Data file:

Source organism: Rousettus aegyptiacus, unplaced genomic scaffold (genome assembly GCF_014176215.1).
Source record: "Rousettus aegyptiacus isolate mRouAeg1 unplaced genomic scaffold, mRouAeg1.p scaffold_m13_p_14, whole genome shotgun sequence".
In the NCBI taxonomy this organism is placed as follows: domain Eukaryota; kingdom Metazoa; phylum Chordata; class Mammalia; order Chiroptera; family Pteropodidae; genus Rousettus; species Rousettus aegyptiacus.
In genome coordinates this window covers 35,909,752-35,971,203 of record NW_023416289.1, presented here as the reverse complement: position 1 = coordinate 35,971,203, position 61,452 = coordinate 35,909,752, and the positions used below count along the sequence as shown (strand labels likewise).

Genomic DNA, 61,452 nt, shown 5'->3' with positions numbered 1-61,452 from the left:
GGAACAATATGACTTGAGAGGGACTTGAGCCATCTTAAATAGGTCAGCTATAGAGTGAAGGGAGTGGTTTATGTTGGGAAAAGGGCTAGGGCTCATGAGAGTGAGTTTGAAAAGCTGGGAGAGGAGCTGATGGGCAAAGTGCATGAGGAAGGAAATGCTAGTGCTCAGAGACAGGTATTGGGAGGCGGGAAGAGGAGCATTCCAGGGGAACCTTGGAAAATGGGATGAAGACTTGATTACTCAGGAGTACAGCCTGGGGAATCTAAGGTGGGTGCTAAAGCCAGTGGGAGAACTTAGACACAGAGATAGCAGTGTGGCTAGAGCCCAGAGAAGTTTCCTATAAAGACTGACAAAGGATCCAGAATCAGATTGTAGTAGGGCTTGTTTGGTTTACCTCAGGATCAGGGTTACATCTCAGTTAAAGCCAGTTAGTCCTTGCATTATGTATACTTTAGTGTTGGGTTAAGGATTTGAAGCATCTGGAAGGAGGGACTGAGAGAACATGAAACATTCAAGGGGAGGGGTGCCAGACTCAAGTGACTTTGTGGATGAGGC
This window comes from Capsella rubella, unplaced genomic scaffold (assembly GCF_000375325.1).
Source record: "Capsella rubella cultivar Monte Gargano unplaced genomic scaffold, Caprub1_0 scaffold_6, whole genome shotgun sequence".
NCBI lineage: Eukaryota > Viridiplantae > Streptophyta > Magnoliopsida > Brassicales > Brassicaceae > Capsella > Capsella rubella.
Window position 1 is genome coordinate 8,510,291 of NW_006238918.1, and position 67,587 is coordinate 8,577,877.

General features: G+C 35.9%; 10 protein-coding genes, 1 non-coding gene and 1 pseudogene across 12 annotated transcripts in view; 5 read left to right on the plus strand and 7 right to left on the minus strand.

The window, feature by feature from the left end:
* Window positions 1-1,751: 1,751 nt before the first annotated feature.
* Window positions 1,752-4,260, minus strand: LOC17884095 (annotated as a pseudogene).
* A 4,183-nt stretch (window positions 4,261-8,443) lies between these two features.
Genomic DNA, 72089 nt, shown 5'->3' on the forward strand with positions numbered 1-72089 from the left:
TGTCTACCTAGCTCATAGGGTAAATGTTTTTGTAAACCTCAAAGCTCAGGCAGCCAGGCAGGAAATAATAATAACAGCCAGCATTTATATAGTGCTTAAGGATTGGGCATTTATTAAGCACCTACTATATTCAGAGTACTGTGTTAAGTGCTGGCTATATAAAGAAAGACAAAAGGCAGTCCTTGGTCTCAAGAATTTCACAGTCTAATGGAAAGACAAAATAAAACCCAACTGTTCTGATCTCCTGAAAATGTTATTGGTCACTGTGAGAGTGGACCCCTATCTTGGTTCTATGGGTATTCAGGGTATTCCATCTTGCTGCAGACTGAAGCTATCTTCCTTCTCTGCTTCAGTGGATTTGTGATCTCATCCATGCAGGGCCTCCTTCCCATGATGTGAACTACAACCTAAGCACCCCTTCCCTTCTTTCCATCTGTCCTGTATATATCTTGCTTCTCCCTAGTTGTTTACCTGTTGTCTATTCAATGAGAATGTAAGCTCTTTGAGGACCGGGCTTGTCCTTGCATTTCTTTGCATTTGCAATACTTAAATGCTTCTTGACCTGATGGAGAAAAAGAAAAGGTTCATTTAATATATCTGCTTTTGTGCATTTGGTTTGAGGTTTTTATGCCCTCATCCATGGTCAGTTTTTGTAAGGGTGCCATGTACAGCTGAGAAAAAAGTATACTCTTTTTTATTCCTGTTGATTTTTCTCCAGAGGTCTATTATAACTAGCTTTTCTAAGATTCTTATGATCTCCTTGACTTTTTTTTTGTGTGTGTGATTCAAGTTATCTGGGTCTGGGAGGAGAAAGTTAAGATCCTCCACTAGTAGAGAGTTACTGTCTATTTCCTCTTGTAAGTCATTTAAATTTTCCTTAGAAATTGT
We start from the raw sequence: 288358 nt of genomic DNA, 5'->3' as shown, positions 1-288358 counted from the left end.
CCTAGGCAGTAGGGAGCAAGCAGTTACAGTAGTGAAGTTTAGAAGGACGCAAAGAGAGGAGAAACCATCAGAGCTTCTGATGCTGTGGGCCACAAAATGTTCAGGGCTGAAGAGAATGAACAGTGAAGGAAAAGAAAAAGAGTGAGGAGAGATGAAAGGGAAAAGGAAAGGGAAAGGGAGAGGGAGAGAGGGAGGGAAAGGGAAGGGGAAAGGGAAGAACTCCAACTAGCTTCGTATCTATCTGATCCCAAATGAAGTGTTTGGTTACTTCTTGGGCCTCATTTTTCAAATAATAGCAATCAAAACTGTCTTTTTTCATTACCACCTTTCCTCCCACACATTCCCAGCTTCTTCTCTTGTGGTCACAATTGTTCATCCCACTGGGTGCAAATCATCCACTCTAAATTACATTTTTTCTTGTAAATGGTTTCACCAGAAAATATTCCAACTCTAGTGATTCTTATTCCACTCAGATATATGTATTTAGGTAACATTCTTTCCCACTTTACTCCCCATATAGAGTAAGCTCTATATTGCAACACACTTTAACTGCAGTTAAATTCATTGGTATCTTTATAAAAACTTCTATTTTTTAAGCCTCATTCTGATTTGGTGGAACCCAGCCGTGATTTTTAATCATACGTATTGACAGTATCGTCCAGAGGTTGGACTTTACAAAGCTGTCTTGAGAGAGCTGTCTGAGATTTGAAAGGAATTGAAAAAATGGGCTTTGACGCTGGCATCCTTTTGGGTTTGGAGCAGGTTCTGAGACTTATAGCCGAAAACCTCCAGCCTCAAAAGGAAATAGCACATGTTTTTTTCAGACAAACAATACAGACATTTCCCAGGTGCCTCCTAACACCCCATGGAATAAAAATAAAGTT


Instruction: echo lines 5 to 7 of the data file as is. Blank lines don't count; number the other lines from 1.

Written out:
Genomic DNA, 61,452 nt, shown 5'->3' with positions numbered 1-61,452 from the left:
GGAACAATATGACTTGAGAGGGACTTGAGCCATCTTAAATAGGTCAGCTATAGAGTGAAGGGAGTGGTTTATGTTGGGAAAAGGGCTAGGGCTCATGAGAGTGAGTTTGAAAAGCTGGGAGAGGAGCTGATGGGCAAAGTGCATGAGGAAGGAAATGCTAGTGCTCAGAGACAGGTATTGGGAGGCGGGAAGAGGAGCATTCCAGGGGAACCTTGGAAAATGGGATGAAGACTTGATTACTCAGGAGTACAGCCTGGGGAATCTAAGGTGGGTGCTAAAGCCAGTGGGAGAACTTAGACACAGAGATAGCAGTGTGGCTAGAGCCCAGAGAAGTTTCCTATAAAGACTGACAAAGGATCCAGAATCAGATTGTAGTAGGGCTTGTTTGGTTTACCTCAGGATCAGGGTTACATCTCAGTTAAAGCCAGTTAGTCCTTGCATTATGTATACTTTAGTGTTGGGTTAAGGATTTGAAGCATCTGGAAGGAGGGACTGAGAGAACATGAAACATTCAAGGGGAGGGGTGCCAGACTCAAGTGACTTTGTGGATGAGGC
This window comes from Capsella rubella, unplaced genomic scaffold (assembly GCF_000375325.1).